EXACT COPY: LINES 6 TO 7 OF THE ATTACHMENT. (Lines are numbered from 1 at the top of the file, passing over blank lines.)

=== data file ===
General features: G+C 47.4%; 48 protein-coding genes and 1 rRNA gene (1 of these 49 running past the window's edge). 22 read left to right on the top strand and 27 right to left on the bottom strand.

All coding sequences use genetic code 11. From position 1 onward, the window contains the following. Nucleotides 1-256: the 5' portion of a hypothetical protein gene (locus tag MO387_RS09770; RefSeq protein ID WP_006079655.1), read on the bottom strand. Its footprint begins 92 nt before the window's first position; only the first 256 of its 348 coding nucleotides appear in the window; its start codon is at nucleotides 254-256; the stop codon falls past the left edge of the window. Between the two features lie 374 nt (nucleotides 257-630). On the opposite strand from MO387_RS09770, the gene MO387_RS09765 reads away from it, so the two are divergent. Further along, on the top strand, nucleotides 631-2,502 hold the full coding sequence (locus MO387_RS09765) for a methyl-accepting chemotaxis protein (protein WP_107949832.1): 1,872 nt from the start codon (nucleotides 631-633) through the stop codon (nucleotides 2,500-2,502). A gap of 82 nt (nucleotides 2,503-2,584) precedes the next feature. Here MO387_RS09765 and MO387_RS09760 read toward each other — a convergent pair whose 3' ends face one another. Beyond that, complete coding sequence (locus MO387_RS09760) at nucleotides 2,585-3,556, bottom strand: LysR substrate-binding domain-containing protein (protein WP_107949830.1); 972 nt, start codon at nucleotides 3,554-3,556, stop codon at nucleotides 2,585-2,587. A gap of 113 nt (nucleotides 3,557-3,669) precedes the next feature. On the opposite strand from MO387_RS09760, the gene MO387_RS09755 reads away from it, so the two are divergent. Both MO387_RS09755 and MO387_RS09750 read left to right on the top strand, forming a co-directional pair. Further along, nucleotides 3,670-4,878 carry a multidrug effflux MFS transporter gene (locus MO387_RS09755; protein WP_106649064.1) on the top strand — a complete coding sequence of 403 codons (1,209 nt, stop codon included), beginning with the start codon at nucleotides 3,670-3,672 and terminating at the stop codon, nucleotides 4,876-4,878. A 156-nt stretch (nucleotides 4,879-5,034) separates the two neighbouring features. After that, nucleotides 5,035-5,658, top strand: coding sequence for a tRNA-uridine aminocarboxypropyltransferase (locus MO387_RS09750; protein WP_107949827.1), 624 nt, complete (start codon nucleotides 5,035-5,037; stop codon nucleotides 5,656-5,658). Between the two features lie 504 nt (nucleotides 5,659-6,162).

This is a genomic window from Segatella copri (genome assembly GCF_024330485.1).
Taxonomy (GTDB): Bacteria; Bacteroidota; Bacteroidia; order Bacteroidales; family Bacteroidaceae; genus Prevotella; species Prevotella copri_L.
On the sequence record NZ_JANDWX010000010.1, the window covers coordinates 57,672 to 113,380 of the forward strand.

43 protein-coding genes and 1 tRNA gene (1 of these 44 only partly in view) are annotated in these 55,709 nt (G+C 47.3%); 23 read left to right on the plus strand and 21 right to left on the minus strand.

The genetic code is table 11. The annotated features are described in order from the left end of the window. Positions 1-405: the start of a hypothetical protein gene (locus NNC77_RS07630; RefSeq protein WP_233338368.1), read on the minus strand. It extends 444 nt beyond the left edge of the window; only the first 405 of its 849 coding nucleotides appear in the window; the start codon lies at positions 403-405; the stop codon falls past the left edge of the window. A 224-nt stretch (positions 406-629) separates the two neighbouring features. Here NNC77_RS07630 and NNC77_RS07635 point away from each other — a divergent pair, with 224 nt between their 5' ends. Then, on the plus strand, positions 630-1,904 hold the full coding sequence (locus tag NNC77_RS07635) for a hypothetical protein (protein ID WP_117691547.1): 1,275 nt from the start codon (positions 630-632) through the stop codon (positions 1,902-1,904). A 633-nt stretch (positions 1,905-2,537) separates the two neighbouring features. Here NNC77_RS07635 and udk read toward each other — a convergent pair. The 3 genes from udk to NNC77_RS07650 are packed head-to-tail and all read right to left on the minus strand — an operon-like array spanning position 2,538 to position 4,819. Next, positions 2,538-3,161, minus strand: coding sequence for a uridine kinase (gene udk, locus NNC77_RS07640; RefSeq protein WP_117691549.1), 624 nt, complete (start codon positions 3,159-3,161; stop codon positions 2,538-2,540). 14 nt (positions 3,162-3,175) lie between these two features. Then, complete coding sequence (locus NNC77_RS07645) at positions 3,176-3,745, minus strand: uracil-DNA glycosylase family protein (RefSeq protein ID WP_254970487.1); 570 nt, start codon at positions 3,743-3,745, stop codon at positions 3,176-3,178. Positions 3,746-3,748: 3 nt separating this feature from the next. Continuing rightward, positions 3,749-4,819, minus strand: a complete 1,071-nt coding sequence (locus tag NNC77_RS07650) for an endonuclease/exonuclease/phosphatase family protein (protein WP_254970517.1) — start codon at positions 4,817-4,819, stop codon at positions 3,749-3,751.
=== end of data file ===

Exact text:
43 protein-coding genes and 1 tRNA gene (1 of these 44 only partly in view) are annotated in these 55,709 nt (G+C 47.3%); 23 read left to right on the plus strand and 21 right to left on the minus strand.

The genetic code is table 11. The annotated features are described in order from the left end of the window. Positions 1-405: the start of a hypothetical protein gene (locus NNC77_RS07630; RefSeq protein WP_233338368.1), read on the minus strand. It extends 444 nt beyond the left edge of the window; only the first 405 of its 849 coding nucleotides appear in the window; the start codon lies at positions 403-405; the stop codon falls past the left edge of the window. A 224-nt stretch (positions 406-629) separates the two neighbouring features. Here NNC77_RS07630 and NNC77_RS07635 point away from each other — a divergent pair, with 224 nt between their 5' ends. Then, on the plus strand, positions 630-1,904 hold the full coding sequence (locus tag NNC77_RS07635) for a hypothetical protein (protein ID WP_117691547.1): 1,275 nt from the start codon (positions 630-632) through the stop codon (positions 1,902-1,904). A 633-nt stretch (positions 1,905-2,537) separates the two neighbouring features. Here NNC77_RS07635 and udk read toward each other — a convergent pair. The 3 genes from udk to NNC77_RS07650 are packed head-to-tail and all read right to left on the minus strand — an operon-like array spanning position 2,538 to position 4,819. Next, positions 2,538-3,161, minus strand: coding sequence for a uridine kinase (gene udk, locus NNC77_RS07640; RefSeq protein WP_117691549.1), 624 nt, complete (start codon positions 3,159-3,161; stop codon positions 2,538-2,540). 14 nt (positions 3,162-3,175) lie between these two features. Then, complete coding sequence (locus NNC77_RS07645) at positions 3,176-3,745, minus strand: uracil-DNA glycosylase family protein (RefSeq protein ID WP_254970487.1); 570 nt, start codon at positions 3,743-3,745, stop codon at positions 3,176-3,178. Positions 3,746-3,748: 3 nt separating this feature from the next. Continuing rightward, positions 3,749-4,819, minus strand: a complete 1,071-nt coding sequence (locus tag NNC77_RS07650) for an endonuclease/exonuclease/phosphatase family protein (protein WP_254970517.1) — start codon at positions 4,817-4,819, stop codon at positions 3,749-3,751.